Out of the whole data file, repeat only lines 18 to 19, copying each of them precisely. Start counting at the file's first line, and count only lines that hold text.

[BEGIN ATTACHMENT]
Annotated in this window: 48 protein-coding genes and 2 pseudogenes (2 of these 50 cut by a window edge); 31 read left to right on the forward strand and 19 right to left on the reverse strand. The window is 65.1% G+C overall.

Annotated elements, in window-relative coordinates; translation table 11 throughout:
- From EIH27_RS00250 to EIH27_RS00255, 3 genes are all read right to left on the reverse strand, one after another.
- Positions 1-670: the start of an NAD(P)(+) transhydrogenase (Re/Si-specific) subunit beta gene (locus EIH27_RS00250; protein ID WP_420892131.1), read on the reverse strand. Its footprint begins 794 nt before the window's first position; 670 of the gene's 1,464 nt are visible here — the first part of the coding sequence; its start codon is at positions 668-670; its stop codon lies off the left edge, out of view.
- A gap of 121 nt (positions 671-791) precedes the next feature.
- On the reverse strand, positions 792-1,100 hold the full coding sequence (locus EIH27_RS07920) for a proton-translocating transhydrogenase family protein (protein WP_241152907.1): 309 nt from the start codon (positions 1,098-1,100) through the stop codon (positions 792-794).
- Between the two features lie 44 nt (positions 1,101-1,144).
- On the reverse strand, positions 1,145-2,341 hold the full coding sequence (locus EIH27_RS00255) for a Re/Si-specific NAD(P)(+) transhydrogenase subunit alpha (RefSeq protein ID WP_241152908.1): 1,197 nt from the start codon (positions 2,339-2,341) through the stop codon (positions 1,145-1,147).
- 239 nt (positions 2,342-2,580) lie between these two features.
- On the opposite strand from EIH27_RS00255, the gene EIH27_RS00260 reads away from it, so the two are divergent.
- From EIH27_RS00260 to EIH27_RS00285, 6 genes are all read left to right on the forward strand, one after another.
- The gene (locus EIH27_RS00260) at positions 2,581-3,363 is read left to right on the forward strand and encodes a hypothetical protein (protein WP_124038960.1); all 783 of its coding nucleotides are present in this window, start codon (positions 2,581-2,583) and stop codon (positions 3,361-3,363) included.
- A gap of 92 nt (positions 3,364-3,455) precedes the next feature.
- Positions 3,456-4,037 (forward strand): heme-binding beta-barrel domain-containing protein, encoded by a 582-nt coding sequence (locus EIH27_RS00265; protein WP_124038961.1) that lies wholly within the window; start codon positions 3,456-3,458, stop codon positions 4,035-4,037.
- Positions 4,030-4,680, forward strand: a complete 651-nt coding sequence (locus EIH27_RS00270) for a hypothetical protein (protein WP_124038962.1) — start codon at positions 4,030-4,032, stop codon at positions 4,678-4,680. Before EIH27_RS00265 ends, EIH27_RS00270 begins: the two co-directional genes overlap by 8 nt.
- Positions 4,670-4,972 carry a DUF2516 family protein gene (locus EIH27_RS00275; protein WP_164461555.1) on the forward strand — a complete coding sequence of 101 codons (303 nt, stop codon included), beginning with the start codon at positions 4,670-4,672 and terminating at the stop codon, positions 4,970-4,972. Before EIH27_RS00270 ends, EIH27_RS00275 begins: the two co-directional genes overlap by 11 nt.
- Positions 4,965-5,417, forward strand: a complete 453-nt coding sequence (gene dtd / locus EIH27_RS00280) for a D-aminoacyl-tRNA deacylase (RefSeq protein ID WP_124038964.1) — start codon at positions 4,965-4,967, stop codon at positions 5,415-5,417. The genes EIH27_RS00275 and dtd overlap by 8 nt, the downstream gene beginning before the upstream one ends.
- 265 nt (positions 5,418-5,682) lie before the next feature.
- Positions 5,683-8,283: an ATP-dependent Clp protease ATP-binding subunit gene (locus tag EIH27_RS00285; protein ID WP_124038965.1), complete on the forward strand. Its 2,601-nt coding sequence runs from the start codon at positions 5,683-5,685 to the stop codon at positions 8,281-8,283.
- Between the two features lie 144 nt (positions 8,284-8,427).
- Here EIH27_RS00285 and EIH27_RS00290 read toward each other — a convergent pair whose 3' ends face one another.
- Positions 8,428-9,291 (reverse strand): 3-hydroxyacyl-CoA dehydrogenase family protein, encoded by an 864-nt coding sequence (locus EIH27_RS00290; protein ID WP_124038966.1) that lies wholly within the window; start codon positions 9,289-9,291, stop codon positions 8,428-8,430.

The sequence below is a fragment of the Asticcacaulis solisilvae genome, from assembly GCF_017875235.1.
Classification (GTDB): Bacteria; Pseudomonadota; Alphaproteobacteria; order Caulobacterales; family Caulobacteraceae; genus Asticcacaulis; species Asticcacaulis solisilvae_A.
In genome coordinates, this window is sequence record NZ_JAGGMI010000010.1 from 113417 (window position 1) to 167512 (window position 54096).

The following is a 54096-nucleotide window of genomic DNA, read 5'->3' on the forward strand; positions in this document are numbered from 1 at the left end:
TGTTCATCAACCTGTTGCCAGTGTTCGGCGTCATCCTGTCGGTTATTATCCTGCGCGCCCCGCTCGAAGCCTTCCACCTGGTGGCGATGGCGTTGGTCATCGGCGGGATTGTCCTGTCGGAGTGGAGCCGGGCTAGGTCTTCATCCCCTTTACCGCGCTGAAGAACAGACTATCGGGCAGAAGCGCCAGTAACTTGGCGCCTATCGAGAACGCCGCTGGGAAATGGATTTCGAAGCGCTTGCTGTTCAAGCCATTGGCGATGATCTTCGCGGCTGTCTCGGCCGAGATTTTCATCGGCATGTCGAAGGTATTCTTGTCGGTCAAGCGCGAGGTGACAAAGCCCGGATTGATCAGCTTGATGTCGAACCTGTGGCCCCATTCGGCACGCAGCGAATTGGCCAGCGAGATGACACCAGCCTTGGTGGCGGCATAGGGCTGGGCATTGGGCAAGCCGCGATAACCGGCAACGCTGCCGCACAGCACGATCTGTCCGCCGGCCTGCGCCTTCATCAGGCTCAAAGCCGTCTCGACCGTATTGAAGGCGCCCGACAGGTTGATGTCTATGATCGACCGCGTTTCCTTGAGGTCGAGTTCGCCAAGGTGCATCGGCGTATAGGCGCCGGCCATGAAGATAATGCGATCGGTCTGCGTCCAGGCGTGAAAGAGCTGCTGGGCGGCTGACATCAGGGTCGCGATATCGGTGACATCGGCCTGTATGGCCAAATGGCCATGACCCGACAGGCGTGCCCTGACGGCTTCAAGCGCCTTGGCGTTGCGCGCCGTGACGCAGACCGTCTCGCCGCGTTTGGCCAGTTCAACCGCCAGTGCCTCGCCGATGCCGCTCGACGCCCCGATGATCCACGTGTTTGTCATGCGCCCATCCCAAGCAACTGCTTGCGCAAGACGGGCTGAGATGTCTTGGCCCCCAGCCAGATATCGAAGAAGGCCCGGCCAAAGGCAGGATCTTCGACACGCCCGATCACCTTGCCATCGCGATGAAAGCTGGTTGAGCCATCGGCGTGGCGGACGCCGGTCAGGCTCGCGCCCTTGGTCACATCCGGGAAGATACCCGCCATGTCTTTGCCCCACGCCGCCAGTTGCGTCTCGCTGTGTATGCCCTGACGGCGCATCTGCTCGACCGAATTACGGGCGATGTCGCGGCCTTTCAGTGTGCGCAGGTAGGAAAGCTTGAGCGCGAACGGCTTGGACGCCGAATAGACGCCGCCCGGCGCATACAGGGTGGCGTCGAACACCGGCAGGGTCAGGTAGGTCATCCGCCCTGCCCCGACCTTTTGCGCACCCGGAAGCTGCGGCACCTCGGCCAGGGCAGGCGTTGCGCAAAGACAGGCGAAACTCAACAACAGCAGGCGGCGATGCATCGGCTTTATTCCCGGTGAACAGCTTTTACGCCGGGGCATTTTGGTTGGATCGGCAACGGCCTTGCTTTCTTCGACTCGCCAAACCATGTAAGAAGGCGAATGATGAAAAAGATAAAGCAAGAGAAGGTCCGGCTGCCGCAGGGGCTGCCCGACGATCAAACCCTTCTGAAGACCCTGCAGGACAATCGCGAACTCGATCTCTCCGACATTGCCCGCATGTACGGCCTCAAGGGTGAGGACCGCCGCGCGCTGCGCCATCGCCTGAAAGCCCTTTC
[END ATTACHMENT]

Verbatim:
- 265 nt (positions 5,418-5,682) lie before the next feature.
- Positions 5,683-8,283: an ATP-dependent Clp protease ATP-binding subunit gene (locus tag EIH27_RS00285; protein ID WP_124038965.1), complete on the forward strand. Its 2,601-nt coding sequence runs from the start codon at positions 5,683-5,685 to the stop codon at positions 8,281-8,283.